Treating seizures: The old and the new (Proceedings)


The primary goal is to treat the underlying disorder.

Principles and philosophy of therapy

The primary goal is to treat the underlying disorder. Even if an underlying disorder exists, antiepileptic drugs (AED) may be needed for adjunctive therapy (ie. brain tumor, encephalitis). If the primary treatment does not achieve seizure control, or the animal has primary epilepsy, chronic anticonvulsant therapy is warranted. In some disorders, such as reactive seizures (i.e. portosystemic shunt), AED therapy may be contraindicated.

It is difficult to know when to initiate AED therapy. Most clinicians agree that seizures occurring more often than every 4-6 weeks may benefit from chronic AED therapy. It is not warranted to treat with anticonvulsants after 1 mild to moderate generalized seizure. Severe seizures, cluster seizures or status epilepticus do warrant early therapy. It is best to start chronic therapy early in the course of the disease, but starting after the first seizure makes it difficult to know if therapy is truly needed.

Basics and goals of using anticonvulsant drugs

The ability to control seizures will depend upon the serum concentration of the anticonvulsant drug. Serum concentration will depend on the half-life of the drug. The dosage interval should not exceed the half-life of the drug. It will require approximately 5 half-lives to achieve steady state concentrations. Fluctuations in the serum concentration will still occur following steady state. The peak (highest) concentration will usually occur a few hours after oral dosing. The trough (lowest) level will occur just prior to the next dose. Therapeutic control often depends on the trough concentration. This is the serum concentration that should be measured. (For example, if an animal is normally dosed at 8:00 a.m., then blood should be obtained between 7:00-8:00 a.m. and the anticonvulsant should be administered on time.). This is probably most important early in phenobarbital therapy as once the animal has been chronically treated, peaks and trough concentrations will be very similar. Most therapies will require dosing q8-12 hours. Dosing at fixed times will decrease the chance for fluctuations of drug concentrations outside of the therapeutic range and may decrease the sedative properties associated with most anticonvulsant drugs.

With few exceptions, phenobarbital will always be the most efficacious and least costly medication. It is the only anticonvulsant with proven efficacy in dogs. However, Bromide is becoming a more commonly used single agent. There is no proven efficacy to initial multiple drug therapy. Monotherapy is always warranted initially.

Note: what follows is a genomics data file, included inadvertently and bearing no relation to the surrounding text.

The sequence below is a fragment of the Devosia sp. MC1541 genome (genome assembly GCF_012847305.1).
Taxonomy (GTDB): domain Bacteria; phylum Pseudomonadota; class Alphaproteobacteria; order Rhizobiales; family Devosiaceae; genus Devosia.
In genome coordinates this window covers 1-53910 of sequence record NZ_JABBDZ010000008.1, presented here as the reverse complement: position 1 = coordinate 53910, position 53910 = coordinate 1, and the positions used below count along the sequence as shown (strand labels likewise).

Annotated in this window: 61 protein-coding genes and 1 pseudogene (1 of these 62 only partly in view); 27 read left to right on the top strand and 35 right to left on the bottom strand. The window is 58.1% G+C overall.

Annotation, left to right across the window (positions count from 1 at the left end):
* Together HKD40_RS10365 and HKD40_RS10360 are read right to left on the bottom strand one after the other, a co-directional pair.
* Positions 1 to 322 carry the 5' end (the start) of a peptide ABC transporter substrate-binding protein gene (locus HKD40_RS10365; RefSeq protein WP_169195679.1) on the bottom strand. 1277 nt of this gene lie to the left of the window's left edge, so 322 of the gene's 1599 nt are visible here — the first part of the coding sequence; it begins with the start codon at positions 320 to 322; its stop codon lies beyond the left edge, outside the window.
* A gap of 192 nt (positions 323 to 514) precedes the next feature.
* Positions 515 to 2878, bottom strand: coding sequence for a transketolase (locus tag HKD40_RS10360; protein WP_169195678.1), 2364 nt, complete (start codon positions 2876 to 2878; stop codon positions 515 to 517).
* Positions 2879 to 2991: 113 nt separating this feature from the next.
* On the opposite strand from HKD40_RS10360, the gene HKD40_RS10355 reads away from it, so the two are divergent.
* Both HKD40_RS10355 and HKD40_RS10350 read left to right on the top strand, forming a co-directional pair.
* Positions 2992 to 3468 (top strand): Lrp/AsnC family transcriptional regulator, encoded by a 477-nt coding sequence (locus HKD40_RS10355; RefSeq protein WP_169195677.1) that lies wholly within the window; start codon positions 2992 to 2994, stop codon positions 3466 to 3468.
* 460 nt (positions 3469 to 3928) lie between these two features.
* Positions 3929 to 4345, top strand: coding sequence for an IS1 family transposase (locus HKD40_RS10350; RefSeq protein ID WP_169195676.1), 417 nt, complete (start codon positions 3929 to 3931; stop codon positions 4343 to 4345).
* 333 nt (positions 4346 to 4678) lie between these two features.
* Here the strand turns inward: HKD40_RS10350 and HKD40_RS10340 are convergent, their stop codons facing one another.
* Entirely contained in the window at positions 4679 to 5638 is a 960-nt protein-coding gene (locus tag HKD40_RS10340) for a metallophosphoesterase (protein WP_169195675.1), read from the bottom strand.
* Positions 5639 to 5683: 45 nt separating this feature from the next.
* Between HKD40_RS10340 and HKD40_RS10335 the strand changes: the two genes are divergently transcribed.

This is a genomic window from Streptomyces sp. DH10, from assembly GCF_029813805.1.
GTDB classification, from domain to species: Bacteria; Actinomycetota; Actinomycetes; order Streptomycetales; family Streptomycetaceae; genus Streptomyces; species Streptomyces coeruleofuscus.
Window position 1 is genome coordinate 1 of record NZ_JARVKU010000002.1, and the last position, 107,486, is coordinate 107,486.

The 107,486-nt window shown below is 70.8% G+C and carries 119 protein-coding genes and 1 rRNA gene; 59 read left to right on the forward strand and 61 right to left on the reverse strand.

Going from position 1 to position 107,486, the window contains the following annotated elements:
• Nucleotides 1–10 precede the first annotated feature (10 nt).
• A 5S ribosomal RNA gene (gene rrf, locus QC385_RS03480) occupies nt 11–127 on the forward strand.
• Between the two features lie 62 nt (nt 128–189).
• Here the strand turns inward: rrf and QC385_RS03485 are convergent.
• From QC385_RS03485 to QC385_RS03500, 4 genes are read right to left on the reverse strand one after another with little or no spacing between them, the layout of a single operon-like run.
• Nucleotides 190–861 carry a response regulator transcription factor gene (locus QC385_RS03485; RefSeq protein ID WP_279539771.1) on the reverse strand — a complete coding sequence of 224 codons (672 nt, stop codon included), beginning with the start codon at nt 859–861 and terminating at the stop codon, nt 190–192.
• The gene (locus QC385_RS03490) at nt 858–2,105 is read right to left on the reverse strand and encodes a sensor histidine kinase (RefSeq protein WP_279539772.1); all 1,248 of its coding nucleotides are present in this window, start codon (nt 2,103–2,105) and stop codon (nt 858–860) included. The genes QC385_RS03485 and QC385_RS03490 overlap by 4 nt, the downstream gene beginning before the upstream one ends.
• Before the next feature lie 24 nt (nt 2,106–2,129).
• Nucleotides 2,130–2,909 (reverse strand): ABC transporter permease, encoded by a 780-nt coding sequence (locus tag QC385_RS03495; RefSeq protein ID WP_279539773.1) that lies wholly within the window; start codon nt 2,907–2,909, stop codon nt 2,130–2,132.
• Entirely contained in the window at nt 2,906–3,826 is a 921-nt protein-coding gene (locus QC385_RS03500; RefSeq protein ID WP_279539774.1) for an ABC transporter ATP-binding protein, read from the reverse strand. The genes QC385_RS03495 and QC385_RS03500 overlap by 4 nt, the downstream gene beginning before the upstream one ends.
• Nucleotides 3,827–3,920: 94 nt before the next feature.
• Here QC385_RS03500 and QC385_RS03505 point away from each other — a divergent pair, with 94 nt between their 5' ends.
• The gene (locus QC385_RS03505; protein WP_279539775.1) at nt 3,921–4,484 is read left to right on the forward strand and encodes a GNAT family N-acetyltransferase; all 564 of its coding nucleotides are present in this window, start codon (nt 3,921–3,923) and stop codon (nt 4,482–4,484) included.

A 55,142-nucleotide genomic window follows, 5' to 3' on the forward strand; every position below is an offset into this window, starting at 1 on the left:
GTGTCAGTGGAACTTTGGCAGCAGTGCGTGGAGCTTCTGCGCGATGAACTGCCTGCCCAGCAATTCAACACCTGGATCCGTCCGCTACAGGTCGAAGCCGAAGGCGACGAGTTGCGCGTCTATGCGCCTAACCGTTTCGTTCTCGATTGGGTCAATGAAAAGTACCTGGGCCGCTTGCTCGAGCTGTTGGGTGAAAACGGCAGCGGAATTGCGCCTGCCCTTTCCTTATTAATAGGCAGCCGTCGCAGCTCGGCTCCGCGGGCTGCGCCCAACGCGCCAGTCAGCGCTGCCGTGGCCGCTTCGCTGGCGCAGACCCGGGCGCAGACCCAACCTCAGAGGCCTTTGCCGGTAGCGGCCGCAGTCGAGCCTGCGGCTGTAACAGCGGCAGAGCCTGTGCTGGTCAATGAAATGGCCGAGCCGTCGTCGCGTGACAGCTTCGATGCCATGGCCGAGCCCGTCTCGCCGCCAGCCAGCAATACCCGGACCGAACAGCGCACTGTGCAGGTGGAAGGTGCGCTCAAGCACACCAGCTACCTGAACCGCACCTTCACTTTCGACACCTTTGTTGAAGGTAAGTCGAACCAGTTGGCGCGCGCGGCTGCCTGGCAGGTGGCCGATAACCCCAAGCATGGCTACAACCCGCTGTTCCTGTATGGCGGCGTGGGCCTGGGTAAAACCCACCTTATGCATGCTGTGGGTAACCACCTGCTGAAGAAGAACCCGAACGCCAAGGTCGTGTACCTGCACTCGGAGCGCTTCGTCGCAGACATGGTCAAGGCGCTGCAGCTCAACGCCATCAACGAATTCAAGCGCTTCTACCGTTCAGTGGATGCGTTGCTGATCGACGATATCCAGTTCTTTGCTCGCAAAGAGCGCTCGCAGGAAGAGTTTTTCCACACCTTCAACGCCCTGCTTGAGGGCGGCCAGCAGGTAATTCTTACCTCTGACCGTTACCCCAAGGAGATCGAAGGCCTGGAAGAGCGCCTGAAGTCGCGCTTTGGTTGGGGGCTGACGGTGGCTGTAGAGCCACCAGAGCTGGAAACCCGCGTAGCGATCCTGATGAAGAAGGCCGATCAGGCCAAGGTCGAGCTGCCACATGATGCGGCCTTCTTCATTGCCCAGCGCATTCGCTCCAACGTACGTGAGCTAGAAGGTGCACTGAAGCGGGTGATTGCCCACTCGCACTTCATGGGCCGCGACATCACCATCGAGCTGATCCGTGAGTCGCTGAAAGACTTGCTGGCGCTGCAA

The owner must play an integral role in the management of seizures in their pet. The client should be educated about use of the medications, side effects, monitoring, and expectations of the therapy. The owner should be encouraged to keep a journal describing the frequency, duration, and severity of the seizures. Additionally, they should record any suspected precipitating conditions. The client should be aware that anticonvulsant therapy is rarely curative. A seizure-free status without adverse effects of the anticonvulsant therapy is the ultimate goal. This is not always attainable. Control may be considered a 50% decrease in the frequency, duration, and severity of seizures. The owner needs to know that the therapy may be lifelong, and in some instances, costly. The client should not attempt to "help" the dog during a seizure, unless the animal's life is threatened (i.e. potential to fall off a porch). The client needs to know that most seizures are relatively short in duration and the animal will not "swallow its tongue". The client should contact the veterinarian if there is an increase in frequency, severity, or duration of seizures. The animal should be taken to the veterinarian if cluster seizures (several seizures over a short duration) or status epilepticus occurs.

Animals are frequently left for long periods of the day and a seizure may not be seen. However, there is often evidence of seizure activity, such as urination, defecation, salivation, and disrupted environment. Knowing when the animal is most likely to seizure may help in dosing the medication. For example, if a dosage can not be divided equally, and the animal is more likely to seizure in the early morning hours, giving the larger portion of the dose at night is warranted.

Maintenance antiepileptic therapies (AED)

Unlike human neurologists, veterinarians have a limited range of effective AEDs from which to choose. Many of the drugs used in people cannot be prescribed to small animals either due to inappropriate pharmacokinetics (too rapid of an elimination) or potential hepatotoxicity. Monotherapy is indicated initially to reduce lack of compliance, drug-drug interactions, and adverse effects. Several limitations exist in the selection AEDs in veterinary medicine: 1. toxicity, 2. tolerance, 3. inappropriate pharmacokinetics, and 4. expense.

Antiepileptic drugs can be classified into 3 broad mechanisms of action: 1. reduction of excitatory neurotransmission, 2. enhancement of inhibitory processes via facilitated action of GABA (the most important inhibitory neurotransmitter) or its receptor, and 3. modulation of membrane cation conductance. Drugs that increase inhibitory neurotransmission will hyperpolarize post-synaptic neuronal membranes and raise the seizure threshold. This prevents spread of epileptic activity in the brain. Drugs that act at the GABA-receptor will increase chloride permeability and cause membrane hyperpolarization. Bromide is thought to produce synergistic inhibition with drugs that open the chloride channel via the GABA-receptor, such as phenobarbital.